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Saturday, 7 December 2019

On not finishing The Lair of the White Worm

Every reader must at some point decide that curiosity is no longer enough, and they have no choice but to stop reading. 
I thought earlier that I would continue reading The Lair of the White Worm, despite everything, just to finish the story, but have now reached the point where interest wears thin and I no longer have any reason to continue. Life is too short. But at least, after going through half of it, I can say I know enough to criticise it.  
The racism, for 1 thing, is shocking. The word “negro” appears 17 times throughout the book, “nigger” 23 times, and the word “savage” is used 7 times to refer to the character of Oolanga. Oolanga is described as unsoftened savage, low, base, malignant, evil, hateful, barbaric, etc. He with his African origins is used as a device, a character who is human but not fully human—a subhuman, a savage, someone from “the swamp and the forest”, and a kind of devil. 
In my previous blog post, I already quoted some revolting passages from Bram Stoker’s book. Now, look at these sentences from the scene where Oolanga expresses his love to Lady Arabella: 
“The circumstances were too grotesque, the contrast too violent, for subdued mirth. The man a debased specimen of one of the most primitive races of the earth, and of an ugliness which was simply devilish; the woman of high degree, beautiful, accomplished.” (Ch.13) 
Imagine that.  
I tried to get past all that, but it’s difficult. Would the racism be accepted as a product of its time (1911) if The Lair of the White Worm were otherwise a well-written book? For a moment, I wasn’t so sure, as I looked at great classic works with some deplorable views on women and/or non-white people. But in terms of racism, it’s worse than any novel I’ve ever read, and as disgusting as the white supremacy propaganda and rhetoric I used to read on my Ethnicity and Immigration in America course.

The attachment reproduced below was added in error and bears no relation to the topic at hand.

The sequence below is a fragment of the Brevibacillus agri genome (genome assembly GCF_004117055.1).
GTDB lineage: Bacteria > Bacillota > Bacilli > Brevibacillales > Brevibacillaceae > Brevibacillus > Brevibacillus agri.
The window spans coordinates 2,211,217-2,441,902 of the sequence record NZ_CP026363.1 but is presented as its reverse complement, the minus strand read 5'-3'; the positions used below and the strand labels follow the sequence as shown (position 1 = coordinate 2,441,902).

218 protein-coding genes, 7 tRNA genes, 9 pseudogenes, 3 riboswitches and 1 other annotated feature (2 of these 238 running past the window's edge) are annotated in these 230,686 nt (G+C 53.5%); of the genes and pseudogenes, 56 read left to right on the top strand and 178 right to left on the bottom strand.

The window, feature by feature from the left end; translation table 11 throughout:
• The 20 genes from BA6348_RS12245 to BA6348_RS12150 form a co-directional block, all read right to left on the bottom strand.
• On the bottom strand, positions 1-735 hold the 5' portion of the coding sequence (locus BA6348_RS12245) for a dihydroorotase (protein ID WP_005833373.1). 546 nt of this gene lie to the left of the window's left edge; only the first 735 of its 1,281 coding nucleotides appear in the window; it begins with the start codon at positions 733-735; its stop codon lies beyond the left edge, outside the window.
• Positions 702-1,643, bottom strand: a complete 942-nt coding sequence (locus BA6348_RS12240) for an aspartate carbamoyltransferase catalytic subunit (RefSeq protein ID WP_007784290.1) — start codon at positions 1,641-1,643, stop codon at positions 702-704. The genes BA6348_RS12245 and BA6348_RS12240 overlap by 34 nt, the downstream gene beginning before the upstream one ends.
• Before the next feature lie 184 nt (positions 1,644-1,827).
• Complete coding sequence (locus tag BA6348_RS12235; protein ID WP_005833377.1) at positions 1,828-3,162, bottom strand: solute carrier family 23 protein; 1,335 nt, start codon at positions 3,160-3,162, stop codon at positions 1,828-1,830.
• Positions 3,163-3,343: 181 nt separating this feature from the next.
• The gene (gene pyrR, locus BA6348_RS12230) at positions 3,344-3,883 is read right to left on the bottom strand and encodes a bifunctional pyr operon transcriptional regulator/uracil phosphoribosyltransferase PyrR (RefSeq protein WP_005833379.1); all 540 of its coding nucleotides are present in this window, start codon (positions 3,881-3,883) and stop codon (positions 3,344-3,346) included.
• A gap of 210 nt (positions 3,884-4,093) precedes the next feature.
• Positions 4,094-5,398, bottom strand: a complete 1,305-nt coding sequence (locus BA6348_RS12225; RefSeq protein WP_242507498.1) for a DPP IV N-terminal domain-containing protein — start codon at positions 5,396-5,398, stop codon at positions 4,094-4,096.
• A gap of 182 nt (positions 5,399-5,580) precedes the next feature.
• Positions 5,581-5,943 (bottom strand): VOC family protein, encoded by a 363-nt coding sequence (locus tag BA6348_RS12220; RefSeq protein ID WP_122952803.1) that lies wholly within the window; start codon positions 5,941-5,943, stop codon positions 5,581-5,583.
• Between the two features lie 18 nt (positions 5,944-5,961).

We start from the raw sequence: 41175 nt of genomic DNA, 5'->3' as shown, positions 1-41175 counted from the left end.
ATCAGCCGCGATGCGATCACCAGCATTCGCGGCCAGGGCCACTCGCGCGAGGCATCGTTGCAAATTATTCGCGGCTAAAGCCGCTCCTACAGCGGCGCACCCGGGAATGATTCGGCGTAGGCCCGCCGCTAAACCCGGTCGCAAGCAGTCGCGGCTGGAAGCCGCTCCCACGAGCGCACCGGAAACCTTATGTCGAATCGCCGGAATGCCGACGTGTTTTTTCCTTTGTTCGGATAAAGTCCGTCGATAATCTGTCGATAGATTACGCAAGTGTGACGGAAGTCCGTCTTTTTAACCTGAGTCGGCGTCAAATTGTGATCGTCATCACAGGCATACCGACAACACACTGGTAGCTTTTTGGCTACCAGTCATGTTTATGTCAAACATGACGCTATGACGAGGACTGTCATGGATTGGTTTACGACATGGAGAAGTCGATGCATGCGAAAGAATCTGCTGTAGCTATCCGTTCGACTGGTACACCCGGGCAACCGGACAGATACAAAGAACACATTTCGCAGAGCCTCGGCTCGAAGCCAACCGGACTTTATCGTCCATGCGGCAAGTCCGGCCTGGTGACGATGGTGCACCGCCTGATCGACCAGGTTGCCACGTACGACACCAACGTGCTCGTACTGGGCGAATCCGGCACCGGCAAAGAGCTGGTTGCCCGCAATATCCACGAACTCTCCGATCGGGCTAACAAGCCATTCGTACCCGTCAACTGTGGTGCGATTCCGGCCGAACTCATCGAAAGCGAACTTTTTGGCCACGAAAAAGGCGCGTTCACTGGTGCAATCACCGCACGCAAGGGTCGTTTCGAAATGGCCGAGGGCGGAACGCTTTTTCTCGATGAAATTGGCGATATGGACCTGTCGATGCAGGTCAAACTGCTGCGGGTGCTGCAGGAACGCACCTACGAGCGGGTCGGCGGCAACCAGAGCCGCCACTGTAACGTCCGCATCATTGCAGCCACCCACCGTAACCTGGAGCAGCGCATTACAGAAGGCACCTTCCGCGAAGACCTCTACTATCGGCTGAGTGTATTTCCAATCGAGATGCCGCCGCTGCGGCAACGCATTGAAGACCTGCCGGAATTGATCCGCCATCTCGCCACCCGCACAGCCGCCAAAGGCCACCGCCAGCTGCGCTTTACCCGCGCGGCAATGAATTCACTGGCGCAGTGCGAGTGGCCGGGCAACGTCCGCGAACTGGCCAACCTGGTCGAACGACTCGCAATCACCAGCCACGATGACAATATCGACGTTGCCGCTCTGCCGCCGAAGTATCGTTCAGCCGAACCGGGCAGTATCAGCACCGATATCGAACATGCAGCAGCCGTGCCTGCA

Moreover, in this case luckily there’s no dilemma, because The Lair of the White Worm easily belongs in the bin. It is such a bad book. 
The plot is muddled and incoherent, the characterisation is confused and weak, there are too many ideas, mostly crackpot ideas, and Bram Stoker makes a big mistake in switching from Adam Salton’s to the villains’ points of view—Edgar Caswall and Lady Arabella and even Oolanga. Even if they are not narrators, he still comes close to them and switches to their perspective, and he can’t handle the task. The characterisation falls apart. Before anyone protests, of course I’m not expecting any psychological depth, Bram Stoker is not Tolstoy, nor does he try to be, but part of why Dracula works so well is because Dracula is barely there—the distance, mystery, and legend, coupled with everyone’s fear, cause more dread. In The Lair of the White Worm, he fails miserably when focusing on the perspective of the villains. 
Overall, the book is a big filthy confusing mess. Some books require readers to go along with them and figure out what the author was trying to do, to judge them accordingly. The Lair of the White Worm doesn’t deserve that. 
Waste of time and effort.




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By the way, if you want to know the plot, this is a hilarious (negative) review: 
https://cassandraparkin.wordpress.com/2011/06/12/adventures-in-trash-the-lair-of-the-white-worm-by-bram-stoker/

4 comments:

  1. you might get a frisson out of H.P. Lovecraft... one of his stories (In The Mountains of Madness) gave me nightmares for years until i was in my mid-twenties...

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    1. Do I want nightmares? Lol. But OK.
      I'm going to read Rebecca now, and have borrowed an M. R. James book. Later, I guess January, I'm going to have a Mansfield Park read-along, would you like to join?

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    2. sure, tx for the invite... i read it once, i think, but rereads are good... maybe this time i'll actually learn something, haha...

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    3. It will be a rereading for me too.

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